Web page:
I spent the weekend at a proper economics conference, one where people had different views which they discussed heatedly over coffee, where we used the phrase 'crisis of capitalism' rather than 'credit crunch' and where I saw barely any equations. Most economics conferences are halls packed full of socially dysfunctional people who generally sleep through each other's presentation which are incomprehensible and address irrelevant subjects through the medium of mathematics. So much for the neoclassical paradigm.
At the Association of Heterdox Economics conference you find Marxists and Austrians (followers of Hayek) discussing sustainability over lunch, while elsewhere institutionalists (followers of the North American economists who had the temerity to introduce social understanding into economic theories) and Keynsians consider how best to deal with the banks.
In other words there is debate, diversity and a sharing of views. There is exchange and learning. This is not how economics usually functions. Academic economics is not a discipline, far less the science it yearns to be. It is much more akin to a religion, a system of beliefs that are imposed with totalitarian strictness. You may not advance through their hiearchy unless you undergo the scourge of crucifixon by regression.
Some aspects of the conference were disappointingly predictable. Questioners, especially in plenaries, reconfirmed what I call the Cato Inverse Law of Verbosity: the longer it takes you to ask your question the less insightful the question is. I also learned the concept of the 'Microsoft moment' which I've found invaluable since. Analogous to a 'senior moment' it helps to identify the near-clinical sickness of the software we are forced to rely on - and provides an excellent metaphor for the state of the economics profession as a whole.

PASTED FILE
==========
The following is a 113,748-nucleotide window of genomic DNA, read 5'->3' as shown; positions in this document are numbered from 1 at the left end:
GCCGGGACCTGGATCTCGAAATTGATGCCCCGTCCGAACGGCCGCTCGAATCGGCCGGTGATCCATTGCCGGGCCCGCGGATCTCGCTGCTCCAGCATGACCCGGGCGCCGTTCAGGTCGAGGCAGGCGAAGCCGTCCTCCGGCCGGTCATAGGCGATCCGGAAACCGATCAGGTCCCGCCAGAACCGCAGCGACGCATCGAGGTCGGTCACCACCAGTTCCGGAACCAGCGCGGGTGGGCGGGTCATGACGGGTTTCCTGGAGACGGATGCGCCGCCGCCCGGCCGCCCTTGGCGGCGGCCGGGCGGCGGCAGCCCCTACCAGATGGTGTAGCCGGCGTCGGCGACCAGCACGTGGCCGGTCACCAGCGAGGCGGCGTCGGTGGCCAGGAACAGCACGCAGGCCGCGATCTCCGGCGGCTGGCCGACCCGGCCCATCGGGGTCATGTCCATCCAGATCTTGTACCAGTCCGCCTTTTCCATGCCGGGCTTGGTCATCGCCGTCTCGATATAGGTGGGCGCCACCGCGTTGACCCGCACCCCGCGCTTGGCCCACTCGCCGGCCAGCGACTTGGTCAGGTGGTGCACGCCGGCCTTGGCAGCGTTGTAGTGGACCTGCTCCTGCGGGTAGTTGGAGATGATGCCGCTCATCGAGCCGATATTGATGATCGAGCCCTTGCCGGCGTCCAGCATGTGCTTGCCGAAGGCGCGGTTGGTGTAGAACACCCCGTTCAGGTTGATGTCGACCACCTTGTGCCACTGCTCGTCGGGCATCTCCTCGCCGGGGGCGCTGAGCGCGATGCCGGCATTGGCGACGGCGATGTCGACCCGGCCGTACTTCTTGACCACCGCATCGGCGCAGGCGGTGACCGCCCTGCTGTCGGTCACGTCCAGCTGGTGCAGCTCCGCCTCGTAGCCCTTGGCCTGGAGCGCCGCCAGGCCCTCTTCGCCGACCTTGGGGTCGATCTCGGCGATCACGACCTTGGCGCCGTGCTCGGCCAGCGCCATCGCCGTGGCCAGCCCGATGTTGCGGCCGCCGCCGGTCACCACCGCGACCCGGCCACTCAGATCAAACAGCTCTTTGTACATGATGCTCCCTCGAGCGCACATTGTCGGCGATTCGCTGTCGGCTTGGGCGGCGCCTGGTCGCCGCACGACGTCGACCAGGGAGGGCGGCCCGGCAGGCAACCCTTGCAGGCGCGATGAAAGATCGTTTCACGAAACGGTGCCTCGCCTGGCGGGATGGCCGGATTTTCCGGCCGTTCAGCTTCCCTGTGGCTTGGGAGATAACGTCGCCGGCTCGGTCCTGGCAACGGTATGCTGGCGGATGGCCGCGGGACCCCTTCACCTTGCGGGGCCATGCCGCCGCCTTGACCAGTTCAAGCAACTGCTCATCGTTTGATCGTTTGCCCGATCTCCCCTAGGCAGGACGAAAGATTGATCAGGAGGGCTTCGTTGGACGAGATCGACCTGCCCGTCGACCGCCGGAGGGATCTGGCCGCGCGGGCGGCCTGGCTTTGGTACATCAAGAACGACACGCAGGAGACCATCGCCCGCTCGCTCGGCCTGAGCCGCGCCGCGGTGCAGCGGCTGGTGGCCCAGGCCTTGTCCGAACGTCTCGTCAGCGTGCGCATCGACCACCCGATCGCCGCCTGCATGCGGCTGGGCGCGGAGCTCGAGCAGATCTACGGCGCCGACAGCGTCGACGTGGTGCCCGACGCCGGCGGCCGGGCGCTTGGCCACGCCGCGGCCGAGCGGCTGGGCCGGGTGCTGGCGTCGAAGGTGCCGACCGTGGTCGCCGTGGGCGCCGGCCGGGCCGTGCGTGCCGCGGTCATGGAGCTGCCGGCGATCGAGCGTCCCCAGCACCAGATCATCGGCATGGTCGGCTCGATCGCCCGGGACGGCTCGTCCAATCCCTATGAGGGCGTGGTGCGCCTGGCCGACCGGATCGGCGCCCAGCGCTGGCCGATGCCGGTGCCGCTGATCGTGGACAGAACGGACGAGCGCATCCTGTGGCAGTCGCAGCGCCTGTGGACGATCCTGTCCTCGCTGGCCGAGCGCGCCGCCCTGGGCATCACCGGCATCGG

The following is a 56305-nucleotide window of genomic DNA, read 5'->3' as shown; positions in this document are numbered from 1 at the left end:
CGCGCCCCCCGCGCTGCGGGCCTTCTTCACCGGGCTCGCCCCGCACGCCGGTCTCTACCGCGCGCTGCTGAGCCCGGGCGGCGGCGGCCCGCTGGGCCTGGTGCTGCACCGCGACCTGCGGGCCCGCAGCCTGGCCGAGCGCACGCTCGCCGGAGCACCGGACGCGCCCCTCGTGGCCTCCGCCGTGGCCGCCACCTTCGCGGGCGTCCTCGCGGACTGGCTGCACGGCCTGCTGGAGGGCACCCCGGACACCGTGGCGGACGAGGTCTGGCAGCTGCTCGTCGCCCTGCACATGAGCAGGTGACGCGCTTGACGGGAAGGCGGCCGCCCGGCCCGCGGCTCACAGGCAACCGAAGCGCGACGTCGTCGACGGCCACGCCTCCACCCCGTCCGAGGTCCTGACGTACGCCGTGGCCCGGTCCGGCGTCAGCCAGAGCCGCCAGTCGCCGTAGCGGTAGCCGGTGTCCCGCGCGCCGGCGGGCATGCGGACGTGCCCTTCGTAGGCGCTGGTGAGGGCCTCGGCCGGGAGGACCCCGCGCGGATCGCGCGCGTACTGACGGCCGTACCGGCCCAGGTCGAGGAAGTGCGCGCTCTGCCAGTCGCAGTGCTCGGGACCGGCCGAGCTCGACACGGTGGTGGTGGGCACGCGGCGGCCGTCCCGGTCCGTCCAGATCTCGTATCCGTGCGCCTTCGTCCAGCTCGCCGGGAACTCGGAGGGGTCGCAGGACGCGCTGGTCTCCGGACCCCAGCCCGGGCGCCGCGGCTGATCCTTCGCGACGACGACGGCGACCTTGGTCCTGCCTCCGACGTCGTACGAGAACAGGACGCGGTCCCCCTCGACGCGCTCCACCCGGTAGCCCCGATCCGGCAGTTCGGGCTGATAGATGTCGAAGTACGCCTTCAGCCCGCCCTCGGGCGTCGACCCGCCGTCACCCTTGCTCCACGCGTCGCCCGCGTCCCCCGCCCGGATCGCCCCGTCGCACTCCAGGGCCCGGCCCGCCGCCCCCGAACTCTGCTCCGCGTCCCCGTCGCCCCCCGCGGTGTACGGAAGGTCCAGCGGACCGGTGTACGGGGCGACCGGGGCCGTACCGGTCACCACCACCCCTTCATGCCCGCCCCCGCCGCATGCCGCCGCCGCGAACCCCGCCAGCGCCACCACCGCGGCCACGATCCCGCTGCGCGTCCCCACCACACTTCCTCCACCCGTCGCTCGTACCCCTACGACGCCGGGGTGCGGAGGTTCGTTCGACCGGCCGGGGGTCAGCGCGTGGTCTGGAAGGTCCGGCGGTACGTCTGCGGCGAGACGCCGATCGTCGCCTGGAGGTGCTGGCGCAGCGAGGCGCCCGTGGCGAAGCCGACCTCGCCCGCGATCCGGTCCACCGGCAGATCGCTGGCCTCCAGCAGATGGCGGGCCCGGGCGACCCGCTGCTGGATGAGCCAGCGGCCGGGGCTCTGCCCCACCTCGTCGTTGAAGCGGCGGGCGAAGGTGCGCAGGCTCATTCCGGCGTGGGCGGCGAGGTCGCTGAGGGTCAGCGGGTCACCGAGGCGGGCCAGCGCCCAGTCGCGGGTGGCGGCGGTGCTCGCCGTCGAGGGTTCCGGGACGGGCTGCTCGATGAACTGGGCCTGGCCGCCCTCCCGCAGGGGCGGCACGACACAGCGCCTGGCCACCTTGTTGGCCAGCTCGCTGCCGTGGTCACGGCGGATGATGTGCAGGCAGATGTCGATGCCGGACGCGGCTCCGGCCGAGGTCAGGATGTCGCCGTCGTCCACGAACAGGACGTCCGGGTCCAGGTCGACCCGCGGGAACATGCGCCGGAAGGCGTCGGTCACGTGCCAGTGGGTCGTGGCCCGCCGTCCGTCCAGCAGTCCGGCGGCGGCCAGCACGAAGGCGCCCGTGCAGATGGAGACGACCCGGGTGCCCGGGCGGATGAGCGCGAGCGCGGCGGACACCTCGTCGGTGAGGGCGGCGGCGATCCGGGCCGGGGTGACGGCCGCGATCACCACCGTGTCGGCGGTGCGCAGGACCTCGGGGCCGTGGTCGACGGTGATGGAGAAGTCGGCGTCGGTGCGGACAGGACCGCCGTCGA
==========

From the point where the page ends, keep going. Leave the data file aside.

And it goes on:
Green economics is one strand amongst the heterodox, who would do better to call themselves pluralists. In what other discipline do you have to define yourself as heterodox just for daring to ask questions and challenge orthodoxy? It reminds me of an email I received recently letting me know that my book called, unconfusingly, Green Economics, is to be found in the geography rather than economics section of Waterstones.
At one level this introverted, autistic behaviour by economists can provide a source for humour, but it is also desperately serious. The narrow and misguided focus of neoclassical economics has allowed the collapse of the world economy and the destruction of the earth. The call for a public enquiry into the economics profession that was made at the conference should become a campaign to demand that the public money that pays for research into this most important area of life should no be controlled by the cartel of market maniacs.